The only issue I have with it is it’s not as memorable as some of the other Pixar scores. When I left the theater after watching The Incredibles or Ratatouille, I found myself humming the themes from their scores.
Still, the score is very good, and it matches perfectly with the movie.
Is Pixar’s Soul as Good as It Should Be?
This movie has great animation, characters, voice-acting, music, and an original story – however, for me, it’s far from being one of the Pixar greats.
My main gripe with the movie is that while it has an original concept for a story, they tell it in a very cliché way. It stuck closely to the traditional formula, and didn’t put any new spins or ideas on the formula.
Some minor spoilers ahead.
Many, many Pixar movies follow the formula of taking a character who really wants something but realizes they need something else.
Lightning McQueen wants to beat Jackson Storm, but learns that he needs to let younger generations have their shot. Carl Frederickson wants to live on Paradise Falls, but learns that he needs to move on from Ellie. Joy wants Riley to be happy, but learns that she needs Sadness from time-to-time.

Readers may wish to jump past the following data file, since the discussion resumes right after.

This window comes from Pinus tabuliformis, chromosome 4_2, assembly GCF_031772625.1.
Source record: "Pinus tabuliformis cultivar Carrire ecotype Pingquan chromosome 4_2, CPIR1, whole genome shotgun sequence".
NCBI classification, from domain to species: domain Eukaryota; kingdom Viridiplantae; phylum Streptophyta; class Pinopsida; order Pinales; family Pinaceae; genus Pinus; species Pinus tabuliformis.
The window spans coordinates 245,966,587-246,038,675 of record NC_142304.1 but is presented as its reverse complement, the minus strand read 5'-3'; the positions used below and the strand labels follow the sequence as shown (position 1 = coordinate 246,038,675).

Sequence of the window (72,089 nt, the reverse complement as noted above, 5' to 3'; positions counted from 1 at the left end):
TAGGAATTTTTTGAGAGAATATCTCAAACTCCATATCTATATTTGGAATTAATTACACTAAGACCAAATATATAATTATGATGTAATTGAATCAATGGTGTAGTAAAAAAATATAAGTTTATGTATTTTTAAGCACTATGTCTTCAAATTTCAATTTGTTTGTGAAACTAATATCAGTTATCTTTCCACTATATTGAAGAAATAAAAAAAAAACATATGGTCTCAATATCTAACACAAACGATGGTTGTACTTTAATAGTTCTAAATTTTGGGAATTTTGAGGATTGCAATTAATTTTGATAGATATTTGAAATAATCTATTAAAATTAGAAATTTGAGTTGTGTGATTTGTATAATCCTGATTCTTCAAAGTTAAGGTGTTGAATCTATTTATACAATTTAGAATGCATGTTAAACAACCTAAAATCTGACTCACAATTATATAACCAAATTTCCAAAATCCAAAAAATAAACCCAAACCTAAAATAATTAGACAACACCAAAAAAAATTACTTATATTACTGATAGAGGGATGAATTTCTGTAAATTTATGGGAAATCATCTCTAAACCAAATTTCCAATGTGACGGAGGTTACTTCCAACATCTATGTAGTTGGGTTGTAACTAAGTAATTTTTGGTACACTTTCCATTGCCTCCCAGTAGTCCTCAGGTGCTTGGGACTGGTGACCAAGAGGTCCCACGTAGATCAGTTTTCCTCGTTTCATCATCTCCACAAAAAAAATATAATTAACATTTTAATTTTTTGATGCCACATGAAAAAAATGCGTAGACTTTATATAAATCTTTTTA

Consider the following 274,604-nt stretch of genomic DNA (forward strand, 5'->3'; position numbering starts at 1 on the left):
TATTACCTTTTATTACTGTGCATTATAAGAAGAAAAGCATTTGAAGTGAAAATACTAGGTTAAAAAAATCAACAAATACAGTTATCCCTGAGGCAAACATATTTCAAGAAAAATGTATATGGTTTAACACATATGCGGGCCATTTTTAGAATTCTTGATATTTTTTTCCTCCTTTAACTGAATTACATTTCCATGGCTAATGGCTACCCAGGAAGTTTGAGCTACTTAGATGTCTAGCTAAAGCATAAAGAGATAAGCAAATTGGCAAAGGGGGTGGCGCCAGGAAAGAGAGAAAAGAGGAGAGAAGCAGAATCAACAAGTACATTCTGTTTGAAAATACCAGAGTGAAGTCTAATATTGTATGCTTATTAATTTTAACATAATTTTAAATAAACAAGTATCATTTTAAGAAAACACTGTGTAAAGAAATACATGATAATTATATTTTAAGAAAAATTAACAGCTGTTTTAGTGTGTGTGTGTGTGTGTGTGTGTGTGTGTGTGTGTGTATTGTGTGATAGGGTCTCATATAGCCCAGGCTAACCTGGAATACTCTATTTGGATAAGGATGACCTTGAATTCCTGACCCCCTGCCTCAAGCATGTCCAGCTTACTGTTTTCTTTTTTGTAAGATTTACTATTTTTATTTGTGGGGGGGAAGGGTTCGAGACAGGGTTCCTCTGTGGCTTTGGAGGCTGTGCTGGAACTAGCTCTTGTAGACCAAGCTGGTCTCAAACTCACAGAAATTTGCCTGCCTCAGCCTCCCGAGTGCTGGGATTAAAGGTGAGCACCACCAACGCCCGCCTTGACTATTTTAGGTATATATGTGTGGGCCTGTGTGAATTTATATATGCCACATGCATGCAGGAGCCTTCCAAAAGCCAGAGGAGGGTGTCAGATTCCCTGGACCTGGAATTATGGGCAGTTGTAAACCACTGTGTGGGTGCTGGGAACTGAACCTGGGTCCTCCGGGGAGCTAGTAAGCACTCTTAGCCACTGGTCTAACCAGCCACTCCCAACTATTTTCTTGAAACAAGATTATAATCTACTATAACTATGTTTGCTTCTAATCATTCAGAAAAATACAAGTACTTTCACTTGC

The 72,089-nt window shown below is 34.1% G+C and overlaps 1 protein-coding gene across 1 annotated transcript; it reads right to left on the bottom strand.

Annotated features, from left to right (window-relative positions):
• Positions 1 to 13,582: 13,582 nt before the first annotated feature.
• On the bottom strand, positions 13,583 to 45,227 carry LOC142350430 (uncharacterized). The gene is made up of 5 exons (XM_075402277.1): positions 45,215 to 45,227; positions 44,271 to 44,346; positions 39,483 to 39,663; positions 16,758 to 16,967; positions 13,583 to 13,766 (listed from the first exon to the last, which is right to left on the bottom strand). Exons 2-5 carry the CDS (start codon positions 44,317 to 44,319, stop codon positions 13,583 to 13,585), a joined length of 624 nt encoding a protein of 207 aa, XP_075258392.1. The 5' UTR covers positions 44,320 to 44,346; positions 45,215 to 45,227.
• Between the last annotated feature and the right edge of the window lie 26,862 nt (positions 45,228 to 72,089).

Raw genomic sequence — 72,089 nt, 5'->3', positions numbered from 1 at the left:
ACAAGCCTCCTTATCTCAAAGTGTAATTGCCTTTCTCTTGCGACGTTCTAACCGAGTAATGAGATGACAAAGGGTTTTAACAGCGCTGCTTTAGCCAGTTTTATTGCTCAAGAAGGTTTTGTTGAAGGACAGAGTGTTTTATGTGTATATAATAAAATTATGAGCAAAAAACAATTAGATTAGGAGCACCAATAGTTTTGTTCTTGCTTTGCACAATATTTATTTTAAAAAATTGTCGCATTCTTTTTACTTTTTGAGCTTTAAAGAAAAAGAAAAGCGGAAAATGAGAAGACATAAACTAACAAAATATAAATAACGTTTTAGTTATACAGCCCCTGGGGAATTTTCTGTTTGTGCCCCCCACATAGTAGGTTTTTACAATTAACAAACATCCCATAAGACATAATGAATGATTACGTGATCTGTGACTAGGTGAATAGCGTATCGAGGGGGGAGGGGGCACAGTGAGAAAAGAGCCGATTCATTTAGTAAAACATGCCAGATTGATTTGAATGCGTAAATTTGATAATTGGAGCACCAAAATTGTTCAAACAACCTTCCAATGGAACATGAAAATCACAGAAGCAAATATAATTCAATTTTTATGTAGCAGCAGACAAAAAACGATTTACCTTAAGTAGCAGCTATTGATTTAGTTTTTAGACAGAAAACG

Each have a moment, sometimes very emotional, where they realize they need to change their ways. Lightning McQueen lets Cruz Ramirez race instead. Carl flips through Ellie’s scrapbook and see’s that even though they didn’t reach Paradise Falls, Ellie had a very happy life. Joy see’s that Sadness actually made Riley feel better after she lost her soccer game.
In Soul, they have that same moment where a character learns they’ve been wrong all along. While there’s a great lesson that ties in with it, it’s a moment that feels eerily similar to the ones above.
When the movie started and they introduced Joe, I knew he was going to have that “revelation moment,” and it made the movie less exciting because I knew what was going happen.
I wish Pixar would make something slightly different. The formula has worked many times before, but I wish they do something new with it, or do something entirely new.
If this was the first Pixar movie I saw, then I would’ve loved it. However, seen as I’ve seen many, many Pixar movies just like it, I didn’t enjoy it as much as I would have liked.
Movies to Enjoy on Disney Plus
Disney Plus is an essential streaming service for Disney fans. It has a huge range of things to watch – not just the obvious Disney movies.
You can get the details at Disney +
It is great value with pricing starting at just $69.99 a year or $6.99 per month.
If Pixar is more your thing then you must check out Best Disney Pixar Shorts on Disney Plus.
Love movie trivia Try out this Disney Movie Quotes Challenge